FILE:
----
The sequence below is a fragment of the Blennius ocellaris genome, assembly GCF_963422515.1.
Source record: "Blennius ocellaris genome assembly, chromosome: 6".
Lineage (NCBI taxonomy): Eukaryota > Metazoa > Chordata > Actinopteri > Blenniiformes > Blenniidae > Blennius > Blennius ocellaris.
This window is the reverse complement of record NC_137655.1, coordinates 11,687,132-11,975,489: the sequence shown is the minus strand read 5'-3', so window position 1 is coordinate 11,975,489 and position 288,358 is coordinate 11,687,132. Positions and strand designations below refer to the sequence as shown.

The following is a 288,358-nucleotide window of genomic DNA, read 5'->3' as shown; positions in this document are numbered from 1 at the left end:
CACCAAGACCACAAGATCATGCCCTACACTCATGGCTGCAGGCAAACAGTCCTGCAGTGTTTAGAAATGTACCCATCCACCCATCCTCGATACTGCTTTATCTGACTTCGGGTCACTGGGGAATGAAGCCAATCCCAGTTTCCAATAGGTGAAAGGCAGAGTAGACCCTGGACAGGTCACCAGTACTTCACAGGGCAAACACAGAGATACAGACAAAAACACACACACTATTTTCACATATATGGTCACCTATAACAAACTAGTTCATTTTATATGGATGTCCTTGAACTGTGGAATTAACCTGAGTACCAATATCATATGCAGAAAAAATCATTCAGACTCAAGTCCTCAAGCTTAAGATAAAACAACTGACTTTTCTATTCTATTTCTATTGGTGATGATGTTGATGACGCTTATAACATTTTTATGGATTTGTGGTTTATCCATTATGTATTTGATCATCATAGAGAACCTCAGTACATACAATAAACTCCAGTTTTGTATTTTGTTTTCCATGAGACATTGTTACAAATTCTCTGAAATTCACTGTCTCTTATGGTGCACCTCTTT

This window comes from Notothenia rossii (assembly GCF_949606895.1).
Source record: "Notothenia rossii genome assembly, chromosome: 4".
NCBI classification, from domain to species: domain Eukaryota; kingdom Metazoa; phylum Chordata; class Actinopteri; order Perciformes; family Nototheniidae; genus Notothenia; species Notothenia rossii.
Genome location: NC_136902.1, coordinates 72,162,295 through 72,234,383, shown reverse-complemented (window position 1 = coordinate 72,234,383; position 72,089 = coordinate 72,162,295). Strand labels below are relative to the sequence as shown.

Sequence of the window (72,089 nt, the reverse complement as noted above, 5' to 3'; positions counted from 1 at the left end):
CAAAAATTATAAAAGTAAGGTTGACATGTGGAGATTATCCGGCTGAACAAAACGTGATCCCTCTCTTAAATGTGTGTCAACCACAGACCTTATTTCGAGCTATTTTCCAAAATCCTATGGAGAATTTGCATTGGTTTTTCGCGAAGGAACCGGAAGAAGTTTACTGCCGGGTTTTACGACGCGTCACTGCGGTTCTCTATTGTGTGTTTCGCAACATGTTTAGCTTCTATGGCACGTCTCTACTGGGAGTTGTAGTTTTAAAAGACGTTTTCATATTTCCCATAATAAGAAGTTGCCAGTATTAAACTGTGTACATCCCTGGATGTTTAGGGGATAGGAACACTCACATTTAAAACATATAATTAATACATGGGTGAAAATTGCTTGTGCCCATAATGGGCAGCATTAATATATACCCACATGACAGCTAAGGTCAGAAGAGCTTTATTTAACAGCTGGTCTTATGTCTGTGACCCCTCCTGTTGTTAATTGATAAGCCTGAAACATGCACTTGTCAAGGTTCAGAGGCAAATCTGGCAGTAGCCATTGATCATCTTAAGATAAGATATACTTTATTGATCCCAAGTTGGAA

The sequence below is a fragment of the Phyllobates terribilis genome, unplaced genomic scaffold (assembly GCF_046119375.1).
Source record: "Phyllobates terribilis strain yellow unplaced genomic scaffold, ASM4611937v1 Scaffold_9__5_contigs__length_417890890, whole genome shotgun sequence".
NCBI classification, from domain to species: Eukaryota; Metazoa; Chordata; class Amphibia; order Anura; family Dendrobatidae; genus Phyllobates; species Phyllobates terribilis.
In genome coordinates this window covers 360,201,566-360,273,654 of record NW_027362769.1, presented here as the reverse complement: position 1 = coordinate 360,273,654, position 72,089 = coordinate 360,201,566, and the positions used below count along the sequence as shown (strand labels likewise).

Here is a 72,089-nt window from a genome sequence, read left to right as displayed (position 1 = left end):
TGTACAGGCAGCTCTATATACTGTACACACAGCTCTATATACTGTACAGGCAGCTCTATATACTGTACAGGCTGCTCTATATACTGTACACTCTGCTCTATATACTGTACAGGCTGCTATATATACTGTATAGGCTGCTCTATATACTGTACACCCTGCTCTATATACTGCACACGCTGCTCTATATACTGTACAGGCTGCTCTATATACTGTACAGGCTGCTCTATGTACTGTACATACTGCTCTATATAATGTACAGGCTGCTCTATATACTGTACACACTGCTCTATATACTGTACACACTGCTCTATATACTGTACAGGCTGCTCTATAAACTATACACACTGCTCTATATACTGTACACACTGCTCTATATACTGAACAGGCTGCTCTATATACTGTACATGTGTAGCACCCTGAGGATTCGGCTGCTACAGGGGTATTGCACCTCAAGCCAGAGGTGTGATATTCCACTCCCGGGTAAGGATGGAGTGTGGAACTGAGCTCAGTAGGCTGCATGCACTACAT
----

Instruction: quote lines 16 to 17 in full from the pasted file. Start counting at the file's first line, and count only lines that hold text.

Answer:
In genome coordinates this window covers 360,201,566-360,273,654 of record NW_027362769.1, presented here as the reverse complement: position 1 = coordinate 360,273,654, position 72,089 = coordinate 360,201,566, and the positions used below count along the sequence as shown (strand labels likewise).

Here is a 72,089-nt window from a genome sequence, read left to right as displayed (position 1 = left end):